Demon Night: Dead Wing, Distant Shores and Stone Em All

Distant Shores – Photo by Tom Girard, courtesy BBC Guernsey

Three bands took over the Jamaica Inn for the inaugural Demon Night on 4th May 2012 with a mix of metal and stoner rock.

Check out my photos from the night over at BBC Guernsey.





With Distant Shores and Dead Wing on the bill the inaugural Demon Night event at the Jamaica Inn promised to offer some decent sounds despite the somewhat clichéd title.

First on stage though were newcomers Stone Em All who may have been playing their first ever show in a small pub, but, judging by the attitude of their frontman, they were headlining Download to thousands of adoring fans.

While in the hands of some this may come across as entertaining confidence, for me tonight it simply felt misplaced and arrogant and tarnished the band’s set.

Musically speaking, for a first gig, Stone Em All put in a decent showing (even if it could have done with a bit more energy from the guitarist, bass player and drummer) and, while covering songs like Cathedral’s Hopkins (The Witchfinder General) is an ambitious thing to do, they almost pulled it off – it was just a shame the antics of the frontman made it hard to tell if this was meant to be a Spinal Tap like parody or a serious band.

Lee of Distant Shores – Photo by Tom Girard, courtesy BBC Guernsey

There was no question as to the intent of Distant Shores though as they once again tore through a set combining the best bits of metalcore and classic heavy metal with a power and ferocity that really connected with their dedicated fans who were out in force tonight.

Demon Night was the first time Distant Shores have played with their slightly altered line up which has removed Ali Huntley from the band, with guitarist James Holmes taking on the extra vocal duties. While Huntley’s performances had been great, this new line up seemed to present a more united front on stage with a more coherent stage presence, tonight at least.

Playing a set made up entirely of original songs at such an early stage in their musical careers is also an impressive feat and I hope this band find an audience beyond their dedicated group of friends as they deserve it and I could easily see them becoming a major player in Guernsey’s metal scene in years to come.

Dead Wing rounded off the night with their brand of groove driven rock and metal which seems to be delivered in a tighter fashion every time I see them.

Dead Wing – Photo by Tom Girard, Courtesy BBC Guernsey

The highlight of this band remains the rhythm section who work together in a machine like fashion to back up the lead guitar and vocal work.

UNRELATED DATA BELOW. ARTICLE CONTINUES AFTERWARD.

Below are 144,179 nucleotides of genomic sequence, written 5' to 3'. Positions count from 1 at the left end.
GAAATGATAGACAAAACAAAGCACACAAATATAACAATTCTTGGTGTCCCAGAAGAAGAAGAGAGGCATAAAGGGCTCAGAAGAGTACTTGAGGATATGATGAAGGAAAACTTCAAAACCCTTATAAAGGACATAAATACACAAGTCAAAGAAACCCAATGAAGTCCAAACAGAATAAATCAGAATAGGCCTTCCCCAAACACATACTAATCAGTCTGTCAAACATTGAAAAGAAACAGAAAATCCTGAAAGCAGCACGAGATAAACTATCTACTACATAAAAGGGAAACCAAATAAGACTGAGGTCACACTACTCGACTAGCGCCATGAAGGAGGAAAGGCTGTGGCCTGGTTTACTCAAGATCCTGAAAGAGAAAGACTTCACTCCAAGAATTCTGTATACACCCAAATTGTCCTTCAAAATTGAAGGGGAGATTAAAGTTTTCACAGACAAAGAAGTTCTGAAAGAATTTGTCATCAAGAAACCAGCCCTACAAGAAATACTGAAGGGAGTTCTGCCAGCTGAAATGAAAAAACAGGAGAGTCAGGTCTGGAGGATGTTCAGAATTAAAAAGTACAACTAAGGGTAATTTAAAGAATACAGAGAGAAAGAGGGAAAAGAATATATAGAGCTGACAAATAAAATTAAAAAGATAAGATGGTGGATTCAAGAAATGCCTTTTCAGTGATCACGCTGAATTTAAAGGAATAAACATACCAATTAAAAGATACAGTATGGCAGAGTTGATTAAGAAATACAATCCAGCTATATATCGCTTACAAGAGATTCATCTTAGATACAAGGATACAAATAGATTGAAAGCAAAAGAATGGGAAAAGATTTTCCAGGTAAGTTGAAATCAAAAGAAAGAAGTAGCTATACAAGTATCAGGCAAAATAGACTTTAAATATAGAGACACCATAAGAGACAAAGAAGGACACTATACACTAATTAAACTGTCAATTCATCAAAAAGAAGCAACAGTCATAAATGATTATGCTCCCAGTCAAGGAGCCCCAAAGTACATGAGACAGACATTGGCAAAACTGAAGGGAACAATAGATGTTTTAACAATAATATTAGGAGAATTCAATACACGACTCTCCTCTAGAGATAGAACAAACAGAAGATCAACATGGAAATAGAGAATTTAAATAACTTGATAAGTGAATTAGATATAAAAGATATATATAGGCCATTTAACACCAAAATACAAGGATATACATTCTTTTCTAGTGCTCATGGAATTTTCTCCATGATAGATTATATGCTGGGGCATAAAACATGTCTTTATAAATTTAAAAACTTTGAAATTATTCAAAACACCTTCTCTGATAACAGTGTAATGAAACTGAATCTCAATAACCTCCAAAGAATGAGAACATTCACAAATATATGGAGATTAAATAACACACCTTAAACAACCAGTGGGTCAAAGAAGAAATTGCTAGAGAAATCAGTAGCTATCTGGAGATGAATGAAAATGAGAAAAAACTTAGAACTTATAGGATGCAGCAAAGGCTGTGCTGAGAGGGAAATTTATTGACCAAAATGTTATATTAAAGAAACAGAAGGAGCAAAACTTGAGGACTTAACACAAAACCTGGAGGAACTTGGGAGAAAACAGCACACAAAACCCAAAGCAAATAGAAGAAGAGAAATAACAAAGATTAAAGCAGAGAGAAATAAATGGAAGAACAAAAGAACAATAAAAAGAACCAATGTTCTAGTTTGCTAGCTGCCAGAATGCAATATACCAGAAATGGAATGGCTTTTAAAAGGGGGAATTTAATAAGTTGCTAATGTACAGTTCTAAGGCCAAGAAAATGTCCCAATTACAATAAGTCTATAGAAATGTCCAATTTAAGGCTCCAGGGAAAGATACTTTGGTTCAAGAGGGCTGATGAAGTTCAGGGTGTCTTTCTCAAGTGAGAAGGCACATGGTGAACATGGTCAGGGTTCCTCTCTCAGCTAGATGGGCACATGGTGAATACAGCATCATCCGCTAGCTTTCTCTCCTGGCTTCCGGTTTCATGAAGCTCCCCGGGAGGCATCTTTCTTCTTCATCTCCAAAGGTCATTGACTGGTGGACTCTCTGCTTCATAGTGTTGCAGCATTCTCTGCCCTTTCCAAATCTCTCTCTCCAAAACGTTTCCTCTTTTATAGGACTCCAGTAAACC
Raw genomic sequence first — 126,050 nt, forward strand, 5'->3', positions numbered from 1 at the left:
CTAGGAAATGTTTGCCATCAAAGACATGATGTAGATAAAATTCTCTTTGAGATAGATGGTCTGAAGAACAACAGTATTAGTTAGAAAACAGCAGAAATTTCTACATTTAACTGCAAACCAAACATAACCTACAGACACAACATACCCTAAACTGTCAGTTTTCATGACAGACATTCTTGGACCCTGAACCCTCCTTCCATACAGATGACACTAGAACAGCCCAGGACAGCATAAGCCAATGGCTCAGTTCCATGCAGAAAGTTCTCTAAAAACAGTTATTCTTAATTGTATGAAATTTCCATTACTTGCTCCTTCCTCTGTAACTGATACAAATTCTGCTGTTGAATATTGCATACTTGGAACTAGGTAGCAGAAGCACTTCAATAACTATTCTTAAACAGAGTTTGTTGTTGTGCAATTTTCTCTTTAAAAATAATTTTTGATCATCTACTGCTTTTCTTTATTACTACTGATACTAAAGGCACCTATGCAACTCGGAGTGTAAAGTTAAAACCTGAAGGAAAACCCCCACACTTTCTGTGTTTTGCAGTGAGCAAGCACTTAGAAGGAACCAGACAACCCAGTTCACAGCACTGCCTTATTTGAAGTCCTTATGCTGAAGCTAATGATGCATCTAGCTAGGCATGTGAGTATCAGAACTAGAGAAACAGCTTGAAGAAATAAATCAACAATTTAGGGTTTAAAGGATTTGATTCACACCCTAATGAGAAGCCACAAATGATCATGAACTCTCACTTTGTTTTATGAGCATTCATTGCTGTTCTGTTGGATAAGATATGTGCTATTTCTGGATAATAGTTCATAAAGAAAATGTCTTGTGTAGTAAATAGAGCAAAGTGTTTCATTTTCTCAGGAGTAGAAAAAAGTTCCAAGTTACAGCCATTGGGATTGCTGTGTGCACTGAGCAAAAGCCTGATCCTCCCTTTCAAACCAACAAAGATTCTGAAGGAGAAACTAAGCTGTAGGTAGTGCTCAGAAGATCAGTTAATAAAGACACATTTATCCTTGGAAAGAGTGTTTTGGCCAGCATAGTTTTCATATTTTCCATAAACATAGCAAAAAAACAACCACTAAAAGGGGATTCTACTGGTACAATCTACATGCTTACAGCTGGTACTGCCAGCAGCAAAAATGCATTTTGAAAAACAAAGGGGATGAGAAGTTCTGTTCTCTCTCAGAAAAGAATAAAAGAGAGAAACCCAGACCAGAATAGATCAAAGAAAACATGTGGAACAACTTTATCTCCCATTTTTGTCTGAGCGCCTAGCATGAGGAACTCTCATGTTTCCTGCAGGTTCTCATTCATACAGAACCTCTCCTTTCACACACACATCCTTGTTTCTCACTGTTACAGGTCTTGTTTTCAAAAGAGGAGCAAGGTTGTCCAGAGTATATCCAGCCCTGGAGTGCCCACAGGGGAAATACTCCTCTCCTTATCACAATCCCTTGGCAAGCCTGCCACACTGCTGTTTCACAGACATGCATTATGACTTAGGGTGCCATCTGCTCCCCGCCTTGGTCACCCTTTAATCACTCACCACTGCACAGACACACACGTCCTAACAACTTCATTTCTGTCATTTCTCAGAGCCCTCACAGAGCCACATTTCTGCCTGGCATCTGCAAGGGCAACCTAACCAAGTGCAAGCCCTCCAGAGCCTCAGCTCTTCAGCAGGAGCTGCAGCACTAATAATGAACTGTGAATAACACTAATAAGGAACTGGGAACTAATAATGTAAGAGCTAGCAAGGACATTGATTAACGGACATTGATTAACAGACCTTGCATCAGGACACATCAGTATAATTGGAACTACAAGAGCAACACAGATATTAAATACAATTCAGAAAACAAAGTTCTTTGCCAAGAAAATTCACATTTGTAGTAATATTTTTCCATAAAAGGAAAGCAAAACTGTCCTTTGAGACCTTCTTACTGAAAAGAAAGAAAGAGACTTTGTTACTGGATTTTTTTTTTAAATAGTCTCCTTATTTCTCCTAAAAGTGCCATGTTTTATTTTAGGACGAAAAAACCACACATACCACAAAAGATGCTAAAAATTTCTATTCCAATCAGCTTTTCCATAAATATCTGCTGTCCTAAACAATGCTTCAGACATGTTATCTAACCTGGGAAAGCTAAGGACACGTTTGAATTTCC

Mixing covers and originals, it maybe the likes of Sabbath and Hendrix that gained the biggest crowd reaction tonight, but for me it’s the impressive originals that could set Dead Wing apart as a band to watch on the local scene.

So the first Demon Night could certainly be called a success with a good-sized crowd engaged with the music for the whole night and, with an event headlined by SugarSlam coming up, things certainly seem to be heading in the right direction.

However, free shows, which seem to be increasing in number, do leave me with a nagging question as to the perception of the value of the work put in by the bands… but that might just be me being cynical about things?

One thought on “Demon Night: Dead Wing, Distant Shores and Stone Em All

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  1. If you were left unsure of whether a band called “Stone Em All” are Spinal Tap like parody or a serious band, then please see the Bret Hart intro, the Fez on the guitarist, the top hat on the drummer, and the coconut head that I was playing with, also the intros where the members were referred to as TeaBag Hooker, Saad Burns, Jizz the Fizz and the Hitman Hotton, the megaphone along with the pulp fiction quote, a song about a man being raped in prison, and the outro of Que Sera Sera, this coupled with our history of Folk Em All, where we dressed as old metallers with wigs and performed a song called “Manowar phoned my mum”.. and i think you can tell that it is a joke. There was no arrogance involved whatsoever. Our goal was to be different, make it funny and to entertain people, and I think we acheived that.

    Also to note that everyone involved was paid for the evening, so trust me, there is value to the work of the musicians, and soundmen.

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